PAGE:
And, again, the A's believe in what their numbers show. They liked submarine-throwing Chad Bradford, even though he was wallowing at Triple-A for the Chicago White Sox. They also liked Keith Foulke of the White Sox, and now he's the A's closer. He doesn't look like one, but he gets the results of one.
Twins' strategy: Patience
As for the Minnesota Twins, their recent success can be summed up in one word: patience.
The Twins had a plan and stuck with it. The plan was to build the club through player development, and they've done that.
Fourteen of the 25 players on the playoff roster are homegrown, including five of the starting eight position players, the No. 1 starting pitcher, the closer, and the No. 1 setup man.
"They're a classic example of quality over quantity," Allen said. "Each successful team has their own secret. A little luck is involved. Your young players have to stay healthy."
The Twins took their lumps to get into their current position. They finished last or second-last for eight straight years, beginning in 1993.
"They paid the price to consistently get those high draft picks," Allen said.
The Twins, like the A's, have drafted well. Minnesota made the most of its high picks, drafting the nucleus of its club from 1991-96. In 1991, the Twins took top setup man LaTroy Hawkins in the seventh round and No. 1 starter Brad Radke in the eighth round. In 1993, center fielder Torii Hunter was the first-round pick. They chose catcher A.J. Pierzynski in the second round and third baseman Corey Koskie in the 26th round. In 1995, they picked first baseman Doug Mientkiewicz in the fifth round, and second baseman Luis Rivas signed as a free agent out of Venezuela. In '96, they picked left fielder Jacque Jones in the second round.
Through the building, the Twins stuck by their staff and system. Their director of minor-league operations, Jim Rantz, has been with the Twins since their inception in 1961 and has been in his current job since 1986. Mike Radcliff has been with the Twins for 16 years and has been director of scouting for 10.
Trading for quality
The Twins also showed patience in allowing the players to develop. From 2000-02, the Twins made seven trades. The Reds made 32 trades in that time.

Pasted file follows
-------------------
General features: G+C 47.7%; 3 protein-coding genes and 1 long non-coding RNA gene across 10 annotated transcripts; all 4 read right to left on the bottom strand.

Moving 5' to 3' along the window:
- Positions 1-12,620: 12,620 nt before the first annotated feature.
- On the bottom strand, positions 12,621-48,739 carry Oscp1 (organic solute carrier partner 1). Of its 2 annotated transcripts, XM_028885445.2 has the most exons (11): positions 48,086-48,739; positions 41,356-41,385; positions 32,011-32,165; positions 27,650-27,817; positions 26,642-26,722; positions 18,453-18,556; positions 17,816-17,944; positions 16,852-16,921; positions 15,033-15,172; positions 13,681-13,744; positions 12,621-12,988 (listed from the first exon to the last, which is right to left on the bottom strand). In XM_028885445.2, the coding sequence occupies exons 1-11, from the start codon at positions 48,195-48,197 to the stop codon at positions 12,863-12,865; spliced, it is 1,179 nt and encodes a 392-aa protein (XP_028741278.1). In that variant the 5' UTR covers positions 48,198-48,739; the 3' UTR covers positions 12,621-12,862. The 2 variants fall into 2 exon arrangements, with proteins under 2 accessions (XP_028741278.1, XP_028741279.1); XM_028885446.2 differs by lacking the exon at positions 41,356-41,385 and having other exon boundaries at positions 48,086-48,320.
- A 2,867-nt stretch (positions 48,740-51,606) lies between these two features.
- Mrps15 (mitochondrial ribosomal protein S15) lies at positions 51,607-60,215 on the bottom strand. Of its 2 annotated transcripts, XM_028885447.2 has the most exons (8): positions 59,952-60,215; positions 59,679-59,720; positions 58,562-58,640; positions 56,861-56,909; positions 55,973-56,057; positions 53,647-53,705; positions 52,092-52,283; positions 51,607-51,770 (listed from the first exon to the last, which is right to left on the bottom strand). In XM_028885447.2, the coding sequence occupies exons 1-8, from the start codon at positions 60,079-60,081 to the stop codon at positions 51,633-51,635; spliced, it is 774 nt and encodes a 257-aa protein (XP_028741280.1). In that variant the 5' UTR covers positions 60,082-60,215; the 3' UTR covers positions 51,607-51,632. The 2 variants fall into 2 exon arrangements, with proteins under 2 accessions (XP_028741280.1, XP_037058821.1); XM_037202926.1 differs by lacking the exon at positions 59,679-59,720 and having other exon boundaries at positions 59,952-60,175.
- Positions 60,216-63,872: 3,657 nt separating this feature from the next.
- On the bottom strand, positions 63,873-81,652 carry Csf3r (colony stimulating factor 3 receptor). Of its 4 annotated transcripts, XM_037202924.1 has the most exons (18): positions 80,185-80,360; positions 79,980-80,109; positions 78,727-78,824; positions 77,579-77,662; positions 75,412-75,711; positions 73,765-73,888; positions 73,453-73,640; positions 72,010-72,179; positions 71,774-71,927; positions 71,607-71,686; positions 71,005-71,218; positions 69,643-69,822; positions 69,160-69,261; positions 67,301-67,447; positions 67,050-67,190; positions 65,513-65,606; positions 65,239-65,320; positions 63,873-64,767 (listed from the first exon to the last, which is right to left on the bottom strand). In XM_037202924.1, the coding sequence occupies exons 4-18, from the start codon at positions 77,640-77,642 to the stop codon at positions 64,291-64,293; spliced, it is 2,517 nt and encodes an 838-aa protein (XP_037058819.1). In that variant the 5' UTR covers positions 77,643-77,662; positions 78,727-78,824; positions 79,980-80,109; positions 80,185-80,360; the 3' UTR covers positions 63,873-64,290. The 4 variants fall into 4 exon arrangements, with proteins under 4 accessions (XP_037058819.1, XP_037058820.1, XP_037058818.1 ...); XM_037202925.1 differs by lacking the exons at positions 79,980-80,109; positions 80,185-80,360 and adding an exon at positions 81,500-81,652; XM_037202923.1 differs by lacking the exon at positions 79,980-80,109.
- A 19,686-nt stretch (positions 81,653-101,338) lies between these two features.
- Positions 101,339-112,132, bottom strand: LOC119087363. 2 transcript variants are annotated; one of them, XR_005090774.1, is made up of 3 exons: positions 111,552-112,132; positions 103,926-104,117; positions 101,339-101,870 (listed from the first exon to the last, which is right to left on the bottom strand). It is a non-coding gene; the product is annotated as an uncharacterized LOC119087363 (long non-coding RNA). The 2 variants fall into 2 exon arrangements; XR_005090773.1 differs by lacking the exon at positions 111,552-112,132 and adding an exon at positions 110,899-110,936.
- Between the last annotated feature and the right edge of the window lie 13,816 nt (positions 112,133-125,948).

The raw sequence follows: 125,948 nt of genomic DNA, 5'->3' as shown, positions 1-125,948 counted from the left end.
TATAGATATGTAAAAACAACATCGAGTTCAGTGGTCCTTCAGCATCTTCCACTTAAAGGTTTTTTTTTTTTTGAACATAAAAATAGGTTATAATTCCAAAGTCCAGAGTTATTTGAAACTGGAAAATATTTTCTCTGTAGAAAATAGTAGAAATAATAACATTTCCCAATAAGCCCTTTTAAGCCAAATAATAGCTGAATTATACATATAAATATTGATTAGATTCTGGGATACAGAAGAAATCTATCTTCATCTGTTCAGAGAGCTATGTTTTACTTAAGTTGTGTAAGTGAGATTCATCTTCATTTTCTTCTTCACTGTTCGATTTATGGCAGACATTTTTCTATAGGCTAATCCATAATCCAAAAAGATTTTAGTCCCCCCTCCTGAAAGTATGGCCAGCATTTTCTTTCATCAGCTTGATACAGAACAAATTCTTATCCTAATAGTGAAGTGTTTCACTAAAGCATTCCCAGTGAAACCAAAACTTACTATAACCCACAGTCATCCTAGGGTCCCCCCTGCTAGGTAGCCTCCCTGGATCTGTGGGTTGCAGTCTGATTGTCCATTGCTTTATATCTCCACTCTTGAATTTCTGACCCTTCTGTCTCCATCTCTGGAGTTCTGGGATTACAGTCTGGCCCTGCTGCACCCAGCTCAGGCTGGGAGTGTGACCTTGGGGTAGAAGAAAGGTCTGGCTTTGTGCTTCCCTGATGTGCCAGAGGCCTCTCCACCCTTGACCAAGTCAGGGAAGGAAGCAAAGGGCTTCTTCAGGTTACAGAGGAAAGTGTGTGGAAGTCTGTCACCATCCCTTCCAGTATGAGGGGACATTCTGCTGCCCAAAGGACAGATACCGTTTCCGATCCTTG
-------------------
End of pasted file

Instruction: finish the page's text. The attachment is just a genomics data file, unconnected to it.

It's a classic example of quality over quantity.
The Twins traded Chuck Knoblauch to the Yankees for four players, including Cristian Guzman and Eric Milton, in 1998. The Reds, in contrast, have made five trades with the Yankees since 1998 and got a total of eight players in those deals. Only Brian Reith and Wily Mo Pena ended the season on the 25-man roster.
This year, when the Twins needed a boost, they traded homegrown player Bobby Kielty to Toronto for Shannon Stewart.
Overall, the methods pioneered by the A's are more unorthodox when compared to the Twins.
But rest assured that Allen likes what the A's have accomplished for two reasons: They win, and they do it without spending a lot of money.
Whoever is going to get the Reds' GM job is going to have to convince Allen that Cincinnati's team can win 100 games some year soon without having to break Carl Lindner's bottom line to do it.
2003 record: 90-72
Composite 3-year record: 269-216
Player payroll: $55.5 million
TV market ranking: 15th
Average attendance in '03: 24,025
Age of stadium: Opened in 1982, shared with the Minnesota Vikings
Key to success:
Drafting and developing players. Five of the starting eight and the top two relievers are homegrown.
Making key trades to fill holes. Four of the five starting pitchers were obtained through trades.
2003 record: 96-66
Composite 3-year record: 301-185
Player payroll: $50.1 million
TV market ranking: 5th (market includes San Francisco and San Jose)
Average attendance in '03: 27,365
Age of stadium: Opened in 1968, shared with the Oakland Raiders
Keys to success:
Placing an emphasis on on-base percentage as the key offensive stat.
Drafting college players based on successful careers, rather than relying on scouts' evaluations.
Being careful with long-term contracts.
2003 record: 69-93
Composite 3-year record: 213-273
Player payroll: $59.3 million
TV market ranking: 32nd
Average attendance in '03: 29,077
Age of stadium: Opened in 2003
(Player payroll is the number published by USA Today at the beginning of the 2003 season.)